A regional receptive, particularly America 4 You and Rocky Mountain Holiday Tours, can also better assist with unusual requests or with providing suggestions to make a client’s stay especially memorable. Schluter says “many times a day, we get specific requests for a lodge or an activity that a client may have seen in a travel article, on a tv show or movie, or heard about from a friend.” Ross says their company often receives requests from tour operators “for things that are outside the norm.” She says “that’s one of the benefits of working with a smaller operator. They have the time and understanding to find those unique things for clients that may not be offered normally.” In contrast, a large receptive who covers the entire U.S. doesn’t have the expertise to offer a better alternative for that client. These smaller receptives also offer other activities and options like ranches or specialty resorts. These all help to enhance a guest’s stay in our region, and hopefully keep them coming back.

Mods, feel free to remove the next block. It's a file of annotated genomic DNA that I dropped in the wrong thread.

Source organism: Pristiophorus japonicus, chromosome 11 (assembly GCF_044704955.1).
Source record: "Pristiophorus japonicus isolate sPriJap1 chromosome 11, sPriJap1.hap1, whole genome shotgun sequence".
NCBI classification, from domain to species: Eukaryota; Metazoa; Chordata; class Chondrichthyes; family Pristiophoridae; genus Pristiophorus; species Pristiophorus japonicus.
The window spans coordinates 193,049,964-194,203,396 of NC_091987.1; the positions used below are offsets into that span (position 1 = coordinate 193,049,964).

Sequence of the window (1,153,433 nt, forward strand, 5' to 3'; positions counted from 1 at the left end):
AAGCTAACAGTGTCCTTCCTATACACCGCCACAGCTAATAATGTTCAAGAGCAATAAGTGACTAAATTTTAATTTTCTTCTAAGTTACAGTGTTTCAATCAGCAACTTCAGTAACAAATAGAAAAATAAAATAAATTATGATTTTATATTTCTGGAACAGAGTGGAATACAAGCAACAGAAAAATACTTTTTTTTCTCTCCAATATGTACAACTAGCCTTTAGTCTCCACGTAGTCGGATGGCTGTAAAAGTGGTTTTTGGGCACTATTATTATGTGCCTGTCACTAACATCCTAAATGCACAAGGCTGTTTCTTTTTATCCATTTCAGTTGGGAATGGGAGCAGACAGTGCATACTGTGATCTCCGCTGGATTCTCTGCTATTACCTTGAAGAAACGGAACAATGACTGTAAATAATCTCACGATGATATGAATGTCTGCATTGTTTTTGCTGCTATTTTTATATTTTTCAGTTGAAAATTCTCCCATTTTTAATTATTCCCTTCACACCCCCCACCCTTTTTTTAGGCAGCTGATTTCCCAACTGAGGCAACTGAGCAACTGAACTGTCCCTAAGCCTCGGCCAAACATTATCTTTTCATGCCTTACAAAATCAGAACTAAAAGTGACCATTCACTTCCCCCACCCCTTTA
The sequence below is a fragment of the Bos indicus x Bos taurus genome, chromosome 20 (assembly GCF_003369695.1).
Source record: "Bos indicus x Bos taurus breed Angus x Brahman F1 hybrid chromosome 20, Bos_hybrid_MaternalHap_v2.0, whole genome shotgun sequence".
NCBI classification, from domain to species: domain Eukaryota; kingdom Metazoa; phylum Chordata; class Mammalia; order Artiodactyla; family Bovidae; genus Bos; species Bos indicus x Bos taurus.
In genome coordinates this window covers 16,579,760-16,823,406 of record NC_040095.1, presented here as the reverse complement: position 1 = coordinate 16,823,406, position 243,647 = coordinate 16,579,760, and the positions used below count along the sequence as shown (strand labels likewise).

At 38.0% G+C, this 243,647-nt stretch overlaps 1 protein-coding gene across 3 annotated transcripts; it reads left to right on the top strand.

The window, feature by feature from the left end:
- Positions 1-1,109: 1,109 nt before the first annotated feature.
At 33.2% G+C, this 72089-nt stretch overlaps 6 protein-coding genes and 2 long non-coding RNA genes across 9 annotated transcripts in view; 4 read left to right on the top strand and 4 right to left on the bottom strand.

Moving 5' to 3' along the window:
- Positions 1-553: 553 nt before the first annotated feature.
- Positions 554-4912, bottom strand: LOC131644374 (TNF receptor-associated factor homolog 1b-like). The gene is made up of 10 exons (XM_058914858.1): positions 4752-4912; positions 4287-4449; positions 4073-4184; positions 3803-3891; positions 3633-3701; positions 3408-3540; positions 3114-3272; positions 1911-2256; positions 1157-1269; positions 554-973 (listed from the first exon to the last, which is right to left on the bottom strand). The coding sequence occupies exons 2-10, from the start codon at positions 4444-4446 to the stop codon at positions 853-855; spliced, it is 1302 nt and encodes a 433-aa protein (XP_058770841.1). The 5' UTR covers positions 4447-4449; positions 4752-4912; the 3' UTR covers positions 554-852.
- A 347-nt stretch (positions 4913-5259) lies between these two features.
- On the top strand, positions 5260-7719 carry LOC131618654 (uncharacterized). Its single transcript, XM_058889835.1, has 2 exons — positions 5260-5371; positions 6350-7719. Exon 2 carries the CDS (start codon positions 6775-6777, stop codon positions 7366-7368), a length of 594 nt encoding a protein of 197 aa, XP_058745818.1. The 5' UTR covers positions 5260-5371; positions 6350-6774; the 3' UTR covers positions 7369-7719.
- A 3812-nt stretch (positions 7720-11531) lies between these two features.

Tour operators also like to work with receptives because it simplifies their billing. Instead of the tour operator having to pay ten individual hotels separately for each night where a client stayed during his trip, the receptive tour operator handles the billing. The tour operator pays one bill for all these overnights to the receptive. It’s much easier to handle this way and saves the tour operator money because they don’t have to convert each individual payment from their currency to USDollars. A tour operator who works with a receptive can often make one monthly payment for all their bookings that month. This saves them on bank wire fees.
In this industry relationships are key and this applies to working with receptives too. Tour operators develop close working relationships with smaller receptives and trust them because they realize how valuable they are to work with. Local suppliers, CVB’s, and states should develop close relationships with receptives.